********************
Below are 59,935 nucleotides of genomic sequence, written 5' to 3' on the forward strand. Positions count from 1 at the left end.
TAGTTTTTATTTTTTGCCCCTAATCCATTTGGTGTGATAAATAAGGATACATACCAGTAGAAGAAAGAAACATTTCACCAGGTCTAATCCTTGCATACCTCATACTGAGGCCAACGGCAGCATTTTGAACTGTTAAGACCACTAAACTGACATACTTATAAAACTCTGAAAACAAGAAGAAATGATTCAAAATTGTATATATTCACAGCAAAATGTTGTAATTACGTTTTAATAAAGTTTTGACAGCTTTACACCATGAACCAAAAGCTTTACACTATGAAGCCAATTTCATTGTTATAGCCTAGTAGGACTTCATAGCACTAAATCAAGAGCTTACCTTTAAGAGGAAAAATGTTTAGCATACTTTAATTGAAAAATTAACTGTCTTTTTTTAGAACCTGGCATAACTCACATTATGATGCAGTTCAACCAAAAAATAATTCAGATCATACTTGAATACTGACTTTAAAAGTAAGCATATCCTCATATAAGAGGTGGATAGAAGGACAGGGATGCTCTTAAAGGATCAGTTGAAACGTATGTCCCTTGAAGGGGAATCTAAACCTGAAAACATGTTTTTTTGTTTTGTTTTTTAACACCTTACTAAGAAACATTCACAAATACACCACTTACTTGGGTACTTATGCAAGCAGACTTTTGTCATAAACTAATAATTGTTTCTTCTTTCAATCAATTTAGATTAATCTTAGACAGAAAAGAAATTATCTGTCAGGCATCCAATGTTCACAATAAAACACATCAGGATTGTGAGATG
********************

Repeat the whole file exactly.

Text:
Below are 59,935 nucleotides of genomic sequence, written 5' to 3' on the forward strand. Positions count from 1 at the left end.
TAGTTTTTATTTTTTGCCCCTAATCCATTTGGTGTGATAAATAAGGATACATACCAGTAGAAGAAAGAAACATTTCACCAGGTCTAATCCTTGCATACCTCATACTGAGGCCAACGGCAGCATTTTGAACTGTTAAGACCACTAAACTGACATACTTATAAAACTCTGAAAACAAGAAGAAATGATTCAAAATTGTATATATTCACAGCAAAATGTTGTAATTACGTTTTAATAAAGTTTTGACAGCTTTACACCATGAACCAAAAGCTTTACACTATGAAGCCAATTTCATTGTTATAGCCTAGTAGGACTTCATAGCACTAAATCAAGAGCTTACCTTTAAGAGGAAAAATGTTTAGCATACTTTAATTGAAAAATTAACTGTCTTTTTTTAGAACCTGGCATAACTCACATTATGATGCAGTTCAACCAAAAAATAATTCAGATCATACTTGAATACTGACTTTAAAAGTAAGCATATCCTCATATAAGAGGTGGATAGAAGGACAGGGATGCTCTTAAAGGATCAGTTGAAACGTATGTCCCTTGAAGGGGAATCTAAACCTGAAAACATGTTTTTTTGTTTTGTTTTTTAACACCTTACTAAGAAACATTCACAAATACACCACTTACTTGGGTACTTATGCAAGCAGACTTTTGTCATAAACTAATAATTGTTTCTTCTTTCAATCAATTTAGATTAATCTTAGACAGAAAAGAAATTATCTGTCAGGCATCCAATGTTCACAATAAAACACATCAGGATTGTGAGATG